A treatise on the scurvy
James Lind (1716-1794) was a Scottish physician. He is known today for his studies on the causes and remedies of the sailor’s disease scurvy.
Dr. Lind entered the navy in 1739 and, in 1747, became surgeon on a ship in the Bay of Biscay, the HMS Salisbury. It was there that he proved the health benefits of citrus fruits in scurvy. In a well-designed experiment, he treated six different groups of sailors with different dietary additions, including vinegar, saltwater and spices. But only the group of scurvy patients who received oranges and lemons recovered.
In 1753 he summarized his findings in a book, ‘A treatise on the scurvy’. This book, however, was virtually ignored and Dr. Lind’s simple recommendations to save the lives of sailors were neglected.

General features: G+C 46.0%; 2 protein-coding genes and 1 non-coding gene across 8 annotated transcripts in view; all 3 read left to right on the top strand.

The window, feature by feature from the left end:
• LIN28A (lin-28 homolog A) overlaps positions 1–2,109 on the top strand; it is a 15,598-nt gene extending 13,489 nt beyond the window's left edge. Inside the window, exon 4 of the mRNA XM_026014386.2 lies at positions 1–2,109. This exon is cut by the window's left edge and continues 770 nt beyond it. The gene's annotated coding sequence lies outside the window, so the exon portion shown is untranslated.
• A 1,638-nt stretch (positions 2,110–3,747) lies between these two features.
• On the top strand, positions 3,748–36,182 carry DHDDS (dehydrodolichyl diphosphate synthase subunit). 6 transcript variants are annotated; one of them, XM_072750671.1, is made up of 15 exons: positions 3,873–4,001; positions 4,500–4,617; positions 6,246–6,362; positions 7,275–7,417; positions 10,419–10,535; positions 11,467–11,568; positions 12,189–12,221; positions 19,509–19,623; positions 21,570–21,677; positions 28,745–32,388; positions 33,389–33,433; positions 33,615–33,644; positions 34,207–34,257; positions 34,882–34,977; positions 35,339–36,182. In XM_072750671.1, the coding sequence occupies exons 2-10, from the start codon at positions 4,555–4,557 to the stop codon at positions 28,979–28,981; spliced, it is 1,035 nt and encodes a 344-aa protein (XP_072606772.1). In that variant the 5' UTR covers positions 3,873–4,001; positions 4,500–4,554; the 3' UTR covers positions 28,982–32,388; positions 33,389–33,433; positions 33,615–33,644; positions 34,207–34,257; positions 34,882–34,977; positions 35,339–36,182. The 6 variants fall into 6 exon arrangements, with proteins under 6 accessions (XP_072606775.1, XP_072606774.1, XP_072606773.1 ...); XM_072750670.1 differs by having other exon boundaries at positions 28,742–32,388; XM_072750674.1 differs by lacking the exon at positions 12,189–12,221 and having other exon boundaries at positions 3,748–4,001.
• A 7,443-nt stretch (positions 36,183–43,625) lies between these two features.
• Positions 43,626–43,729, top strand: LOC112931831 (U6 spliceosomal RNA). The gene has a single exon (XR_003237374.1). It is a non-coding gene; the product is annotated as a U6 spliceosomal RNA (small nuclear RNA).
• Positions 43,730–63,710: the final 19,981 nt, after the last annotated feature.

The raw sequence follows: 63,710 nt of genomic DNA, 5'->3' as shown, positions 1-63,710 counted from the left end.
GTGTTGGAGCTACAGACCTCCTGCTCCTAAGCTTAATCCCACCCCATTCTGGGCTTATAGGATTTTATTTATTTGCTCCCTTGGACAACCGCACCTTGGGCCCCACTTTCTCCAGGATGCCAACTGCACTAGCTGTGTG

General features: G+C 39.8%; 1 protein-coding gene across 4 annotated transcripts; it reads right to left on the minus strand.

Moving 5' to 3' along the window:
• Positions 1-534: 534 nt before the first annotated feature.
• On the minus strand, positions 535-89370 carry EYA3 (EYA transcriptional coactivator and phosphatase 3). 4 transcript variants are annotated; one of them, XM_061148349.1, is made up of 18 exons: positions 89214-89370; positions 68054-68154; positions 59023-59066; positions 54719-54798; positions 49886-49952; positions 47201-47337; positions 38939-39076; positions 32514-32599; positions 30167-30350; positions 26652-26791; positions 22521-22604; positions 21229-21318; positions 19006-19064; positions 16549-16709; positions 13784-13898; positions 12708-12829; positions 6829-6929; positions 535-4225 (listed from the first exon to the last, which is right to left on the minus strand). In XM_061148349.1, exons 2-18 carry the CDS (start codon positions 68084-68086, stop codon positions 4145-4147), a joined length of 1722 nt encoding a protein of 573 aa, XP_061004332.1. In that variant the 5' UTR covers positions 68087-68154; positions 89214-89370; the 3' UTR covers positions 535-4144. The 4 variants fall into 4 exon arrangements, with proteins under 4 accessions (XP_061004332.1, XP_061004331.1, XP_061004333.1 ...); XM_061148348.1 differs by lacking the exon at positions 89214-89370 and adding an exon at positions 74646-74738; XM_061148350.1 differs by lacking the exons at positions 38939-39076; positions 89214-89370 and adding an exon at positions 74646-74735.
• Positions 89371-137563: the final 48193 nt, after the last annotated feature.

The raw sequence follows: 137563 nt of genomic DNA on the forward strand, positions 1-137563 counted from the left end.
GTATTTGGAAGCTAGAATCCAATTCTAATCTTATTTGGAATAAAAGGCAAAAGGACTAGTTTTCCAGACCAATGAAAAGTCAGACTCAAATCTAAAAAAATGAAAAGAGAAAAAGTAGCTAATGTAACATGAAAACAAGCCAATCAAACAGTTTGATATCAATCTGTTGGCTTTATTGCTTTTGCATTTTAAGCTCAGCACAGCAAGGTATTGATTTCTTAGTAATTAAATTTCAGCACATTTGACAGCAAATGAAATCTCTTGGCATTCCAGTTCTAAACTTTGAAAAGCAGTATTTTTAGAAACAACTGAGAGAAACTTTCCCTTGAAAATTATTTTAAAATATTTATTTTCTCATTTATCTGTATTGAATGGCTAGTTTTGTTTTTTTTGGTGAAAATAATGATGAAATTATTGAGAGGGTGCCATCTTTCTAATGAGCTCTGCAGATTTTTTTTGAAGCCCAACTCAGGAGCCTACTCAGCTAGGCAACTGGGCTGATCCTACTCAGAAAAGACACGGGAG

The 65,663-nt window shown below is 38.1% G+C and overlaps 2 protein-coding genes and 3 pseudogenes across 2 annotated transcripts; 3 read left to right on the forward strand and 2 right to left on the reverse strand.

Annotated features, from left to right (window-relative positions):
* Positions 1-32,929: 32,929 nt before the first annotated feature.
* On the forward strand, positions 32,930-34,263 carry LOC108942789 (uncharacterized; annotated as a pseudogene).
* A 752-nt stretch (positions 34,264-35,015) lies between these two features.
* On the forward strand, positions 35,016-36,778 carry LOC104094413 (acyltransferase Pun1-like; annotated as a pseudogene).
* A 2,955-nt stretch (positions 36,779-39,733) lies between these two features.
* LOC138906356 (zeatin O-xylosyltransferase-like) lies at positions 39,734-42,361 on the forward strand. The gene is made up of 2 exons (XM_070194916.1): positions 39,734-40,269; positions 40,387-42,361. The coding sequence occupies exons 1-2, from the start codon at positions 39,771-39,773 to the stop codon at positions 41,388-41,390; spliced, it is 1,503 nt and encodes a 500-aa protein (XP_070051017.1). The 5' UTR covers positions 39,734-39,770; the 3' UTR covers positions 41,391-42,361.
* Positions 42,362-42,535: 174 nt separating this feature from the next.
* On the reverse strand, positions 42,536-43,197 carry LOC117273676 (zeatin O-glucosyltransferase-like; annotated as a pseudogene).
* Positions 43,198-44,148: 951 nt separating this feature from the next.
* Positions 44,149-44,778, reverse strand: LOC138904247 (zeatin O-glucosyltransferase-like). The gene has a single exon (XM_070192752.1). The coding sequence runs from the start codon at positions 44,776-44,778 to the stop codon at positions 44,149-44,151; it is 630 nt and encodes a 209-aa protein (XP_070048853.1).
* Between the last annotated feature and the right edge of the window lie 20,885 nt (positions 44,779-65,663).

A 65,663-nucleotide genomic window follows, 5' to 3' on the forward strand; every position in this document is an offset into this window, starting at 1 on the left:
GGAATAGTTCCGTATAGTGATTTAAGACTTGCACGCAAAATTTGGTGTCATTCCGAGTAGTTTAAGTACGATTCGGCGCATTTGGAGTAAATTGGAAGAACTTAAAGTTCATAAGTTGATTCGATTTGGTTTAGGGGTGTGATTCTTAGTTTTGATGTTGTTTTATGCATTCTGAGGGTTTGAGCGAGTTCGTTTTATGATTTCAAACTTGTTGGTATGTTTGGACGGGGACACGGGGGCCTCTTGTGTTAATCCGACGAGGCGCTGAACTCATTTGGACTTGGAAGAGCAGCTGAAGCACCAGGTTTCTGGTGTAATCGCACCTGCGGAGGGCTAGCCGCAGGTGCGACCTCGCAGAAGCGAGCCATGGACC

Amazingly, it took another 40 years before Dr. Lind’s recommendations were finally adopted by the British admiralty and lemon juice and limes were distributed to every sailor.
Imagine how many thousands of sailors had to die for one simple reason: the resistance of the status quo to new discoveries and the obstructive power of old dogmas.
Scurvy affected the lives of thousands of sailors at that time. Today, chronic diseases are killing millions of people every year. The numbers dying today are by an order of magnitude bigger than that of scurvy – and so therefore is the responsibility of those who now block the possible control of chronic diseases via the widespread use of vitamins and other micronutrients.
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